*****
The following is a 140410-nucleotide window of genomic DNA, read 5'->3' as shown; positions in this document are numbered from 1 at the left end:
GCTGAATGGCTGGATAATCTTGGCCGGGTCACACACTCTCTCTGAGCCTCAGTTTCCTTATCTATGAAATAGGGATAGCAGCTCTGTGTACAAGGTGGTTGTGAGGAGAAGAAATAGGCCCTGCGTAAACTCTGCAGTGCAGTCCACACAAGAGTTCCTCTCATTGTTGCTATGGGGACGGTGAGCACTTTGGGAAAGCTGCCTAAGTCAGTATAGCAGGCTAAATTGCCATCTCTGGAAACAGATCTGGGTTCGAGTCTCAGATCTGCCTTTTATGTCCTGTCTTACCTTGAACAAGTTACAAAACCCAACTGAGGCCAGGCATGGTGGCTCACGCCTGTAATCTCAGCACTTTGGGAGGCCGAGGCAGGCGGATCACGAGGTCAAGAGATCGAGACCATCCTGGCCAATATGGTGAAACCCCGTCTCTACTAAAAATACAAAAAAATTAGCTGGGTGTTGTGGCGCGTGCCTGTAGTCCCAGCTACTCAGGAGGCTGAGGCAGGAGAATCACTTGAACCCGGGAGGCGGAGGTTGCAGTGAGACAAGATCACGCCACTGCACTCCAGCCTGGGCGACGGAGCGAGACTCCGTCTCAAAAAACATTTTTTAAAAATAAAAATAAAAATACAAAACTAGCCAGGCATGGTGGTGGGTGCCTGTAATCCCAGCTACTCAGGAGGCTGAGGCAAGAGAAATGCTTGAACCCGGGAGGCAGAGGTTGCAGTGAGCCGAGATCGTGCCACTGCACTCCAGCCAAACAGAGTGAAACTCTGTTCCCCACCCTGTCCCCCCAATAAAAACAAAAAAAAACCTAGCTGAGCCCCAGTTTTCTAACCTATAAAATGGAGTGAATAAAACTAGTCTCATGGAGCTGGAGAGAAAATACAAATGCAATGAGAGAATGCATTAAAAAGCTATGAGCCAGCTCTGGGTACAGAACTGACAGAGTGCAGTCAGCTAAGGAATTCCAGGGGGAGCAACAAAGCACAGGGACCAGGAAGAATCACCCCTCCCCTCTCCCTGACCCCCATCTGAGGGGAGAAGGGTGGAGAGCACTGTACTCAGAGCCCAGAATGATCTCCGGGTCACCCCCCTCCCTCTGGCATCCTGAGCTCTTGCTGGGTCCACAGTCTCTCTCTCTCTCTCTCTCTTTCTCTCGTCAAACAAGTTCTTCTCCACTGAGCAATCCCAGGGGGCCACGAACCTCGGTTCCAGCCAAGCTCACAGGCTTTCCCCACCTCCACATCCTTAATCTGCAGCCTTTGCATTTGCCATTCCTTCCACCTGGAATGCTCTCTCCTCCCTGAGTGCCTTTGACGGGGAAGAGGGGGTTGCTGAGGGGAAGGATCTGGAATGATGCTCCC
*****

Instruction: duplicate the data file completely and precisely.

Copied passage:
The following is a 140410-nucleotide window of genomic DNA, read 5'->3' as shown; positions in this document are numbered from 1 at the left end:
GCTGAATGGCTGGATAATCTTGGCCGGGTCACACACTCTCTCTGAGCCTCAGTTTCCTTATCTATGAAATAGGGATAGCAGCTCTGTGTACAAGGTGGTTGTGAGGAGAAGAAATAGGCCCTGCGTAAACTCTGCAGTGCAGTCCACACAAGAGTTCCTCTCATTGTTGCTATGGGGACGGTGAGCACTTTGGGAAAGCTGCCTAAGTCAGTATAGCAGGCTAAATTGCCATCTCTGGAAACAGATCTGGGTTCGAGTCTCAGATCTGCCTTTTATGTCCTGTCTTACCTTGAACAAGTTACAAAACCCAACTGAGGCCAGGCATGGTGGCTCACGCCTGTAATCTCAGCACTTTGGGAGGCCGAGGCAGGCGGATCACGAGGTCAAGAGATCGAGACCATCCTGGCCAATATGGTGAAACCCCGTCTCTACTAAAAATACAAAAAAATTAGCTGGGTGTTGTGGCGCGTGCCTGTAGTCCCAGCTACTCAGGAGGCTGAGGCAGGAGAATCACTTGAACCCGGGAGGCGGAGGTTGCAGTGAGACAAGATCACGCCACTGCACTCCAGCCTGGGCGACGGAGCGAGACTCCGTCTCAAAAAACATTTTTTAAAAATAAAAATAAAAATACAAAACTAGCCAGGCATGGTGGTGGGTGCCTGTAATCCCAGCTACTCAGGAGGCTGAGGCAAGAGAAATGCTTGAACCCGGGAGGCAGAGGTTGCAGTGAGCCGAGATCGTGCCACTGCACTCCAGCCAAACAGAGTGAAACTCTGTTCCCCACCCTGTCCCCCCAATAAAAACAAAAAAAAACCTAGCTGAGCCCCAGTTTTCTAACCTATAAAATGGAGTGAATAAAACTAGTCTCATGGAGCTGGAGAGAAAATACAAATGCAATGAGAGAATGCATTAAAAAGCTATGAGCCAGCTCTGGGTACAGAACTGACAGAGTGCAGTCAGCTAAGGAATTCCAGGGGGAGCAACAAAGCACAGGGACCAGGAAGAATCACCCCTCCCCTCTCCCTGACCCCCATCTGAGGGGAGAAGGGTGGAGAGCACTGTACTCAGAGCCCAGAATGATCTCCGGGTCACCCCCCTCCCTCTGGCATCCTGAGCTCTTGCTGGGTCCACAGTCTCTCTCTCTCTCTCTCTCTTTCTCTCGTCAAACAAGTTCTTCTCCACTGAGCAATCCCAGGGGGCCACGAACCTCGGTTCCAGCCAAGCTCACAGGCTTTCCCCACCTCCACATCCTTAATCTGCAGCCTTTGCATTTGCCATTCCTTCCACCTGGAATGCTCTCTCCTCCCTGAGTGCCTTTGACGGGGAAGAGGGGGTTGCTGAGGGGAAGGATCTGGAATGATGCTCCC